Providing plenty of supplies and emphasizing the importance of workstation hygiene can lead to much cleaner reading rooms,, according to a new case study published in the Journal of the American College of Radiology.
The authors observed that “healthcare-associated pathogens” are often spread to patients due to unclean workplace surfaces, but radiology departments don’t always focus on cleanliness as much as they should.
“Unfortunately, many radiologists forgo hand and workstation hygiene, which may be due to existing culture and lack of education, inaccessible supplies, or the reasoning that patient contact is minimal,” wrote lead author John Campbell, MD, University of North Carolina at Chapel Hill School of Medicine, and colleagues. “However, given the combined factors of workstations contamination, frequently shared workstations, presenteeism in the physician workforce, and working in close quarters with technologists and other health care personnel, there is significant potential to improve health care outcomes by improving workstation cleaning practices.”
Looking to improve reading room cleanliness at their own tertiary care institution, Campbell et al. focused on a cohort of 34 radiology residents, nine fellows, and 26 faculty who regularly use their reading rooms. A baseline evaluation was carried out on workstations from nine different reading rooms, with the researchers focusing on the telephone receiver, telephone keypad, mouse, keyboard and microphone.
Noting that “cleaning supplies and hand-sanitizing stations were not routinely present or stocked in any of the reading rooms,” the researchers then installed disinfectant wipe dispensers, hand sanitizer dispensers and glove stations, noting that previously. The radiologists were also trained on the importance of cleanliness in the reading room, both through didactic presentation and a staff meeting.
“Radiologists also received personalized instructions in the reading room on how to properly clean their workstations and the effectiveness of their efforts over a one-week period,” the authors added. “This was done by entering the reading rooms during clinical hours and demonstrating proper workstation cleaning and showing persistence of the bioluminescent marker on workstations that were not cleaned. Lastly, we ensured that all residents and faculty knew the location of the sanitizing stations in the reading rooms as well as how to obtain refills for the station supplies.”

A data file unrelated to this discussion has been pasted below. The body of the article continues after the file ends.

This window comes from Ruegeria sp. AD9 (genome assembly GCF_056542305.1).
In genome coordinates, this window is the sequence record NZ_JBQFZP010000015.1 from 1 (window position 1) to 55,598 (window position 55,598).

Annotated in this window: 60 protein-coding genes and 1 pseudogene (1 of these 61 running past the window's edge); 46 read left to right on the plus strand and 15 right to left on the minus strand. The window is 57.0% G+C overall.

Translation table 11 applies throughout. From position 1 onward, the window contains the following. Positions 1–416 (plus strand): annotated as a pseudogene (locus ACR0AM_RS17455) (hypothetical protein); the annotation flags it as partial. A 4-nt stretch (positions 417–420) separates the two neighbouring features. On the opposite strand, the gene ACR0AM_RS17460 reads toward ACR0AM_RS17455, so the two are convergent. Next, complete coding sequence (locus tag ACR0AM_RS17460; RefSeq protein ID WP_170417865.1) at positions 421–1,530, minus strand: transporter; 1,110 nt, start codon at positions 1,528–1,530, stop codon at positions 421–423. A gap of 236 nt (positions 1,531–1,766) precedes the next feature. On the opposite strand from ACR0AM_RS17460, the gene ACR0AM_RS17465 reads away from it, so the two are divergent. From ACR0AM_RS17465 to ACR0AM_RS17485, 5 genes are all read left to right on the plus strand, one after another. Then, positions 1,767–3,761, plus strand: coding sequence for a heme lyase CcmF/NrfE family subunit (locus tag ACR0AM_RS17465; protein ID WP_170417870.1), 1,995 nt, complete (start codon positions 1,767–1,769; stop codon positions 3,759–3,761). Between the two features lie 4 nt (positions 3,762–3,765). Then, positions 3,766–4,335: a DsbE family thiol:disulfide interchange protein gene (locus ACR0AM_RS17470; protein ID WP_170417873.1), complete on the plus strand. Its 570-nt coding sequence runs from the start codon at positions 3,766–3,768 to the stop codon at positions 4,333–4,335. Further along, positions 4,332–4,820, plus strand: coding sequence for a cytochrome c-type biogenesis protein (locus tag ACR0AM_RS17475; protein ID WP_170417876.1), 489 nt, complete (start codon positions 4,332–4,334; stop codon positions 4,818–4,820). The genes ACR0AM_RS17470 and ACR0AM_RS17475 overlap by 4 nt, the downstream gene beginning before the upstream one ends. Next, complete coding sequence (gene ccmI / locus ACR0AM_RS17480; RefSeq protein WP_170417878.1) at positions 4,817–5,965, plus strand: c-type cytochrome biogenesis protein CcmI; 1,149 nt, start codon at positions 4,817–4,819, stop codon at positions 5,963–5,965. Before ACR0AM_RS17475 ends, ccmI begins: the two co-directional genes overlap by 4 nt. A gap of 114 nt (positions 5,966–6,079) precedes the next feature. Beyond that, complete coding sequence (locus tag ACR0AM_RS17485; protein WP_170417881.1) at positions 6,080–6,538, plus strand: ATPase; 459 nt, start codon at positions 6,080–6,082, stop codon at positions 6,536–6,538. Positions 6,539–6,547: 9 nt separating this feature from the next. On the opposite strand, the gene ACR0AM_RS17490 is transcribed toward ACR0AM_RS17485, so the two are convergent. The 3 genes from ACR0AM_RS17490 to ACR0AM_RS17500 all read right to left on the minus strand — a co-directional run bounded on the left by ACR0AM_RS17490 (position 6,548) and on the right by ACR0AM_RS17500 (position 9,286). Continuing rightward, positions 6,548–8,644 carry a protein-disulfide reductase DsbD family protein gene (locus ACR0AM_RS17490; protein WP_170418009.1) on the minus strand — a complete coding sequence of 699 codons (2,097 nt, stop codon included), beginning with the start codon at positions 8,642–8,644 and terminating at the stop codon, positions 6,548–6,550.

To test the effectiveness of their interventions, the team evaluated the workstations at various intervals. At baseline, 13% of workstations showed signs of being cleaned. Even those workstations were not completely cleaned, however. After the installation of the cleaning equipment, 17% of workstations showed evidence of being cleaned. And 37% to 58% showed signs of being cleaned during the week of education.
Finally, 40.6% of workstations showed evidence of being cleaned three moths after the team’s interventions. After six months, that number increased to 43.8%. Also, the “predicted probability of cleaning evidence” was calculated as 17.19% before the interventions and 50.37% after.
“Overall, there was a statistically significant increase in both workstations and sites sampled showing evidence of cleaning with sustained improvement up to 6 months after intervention,” the team concluded.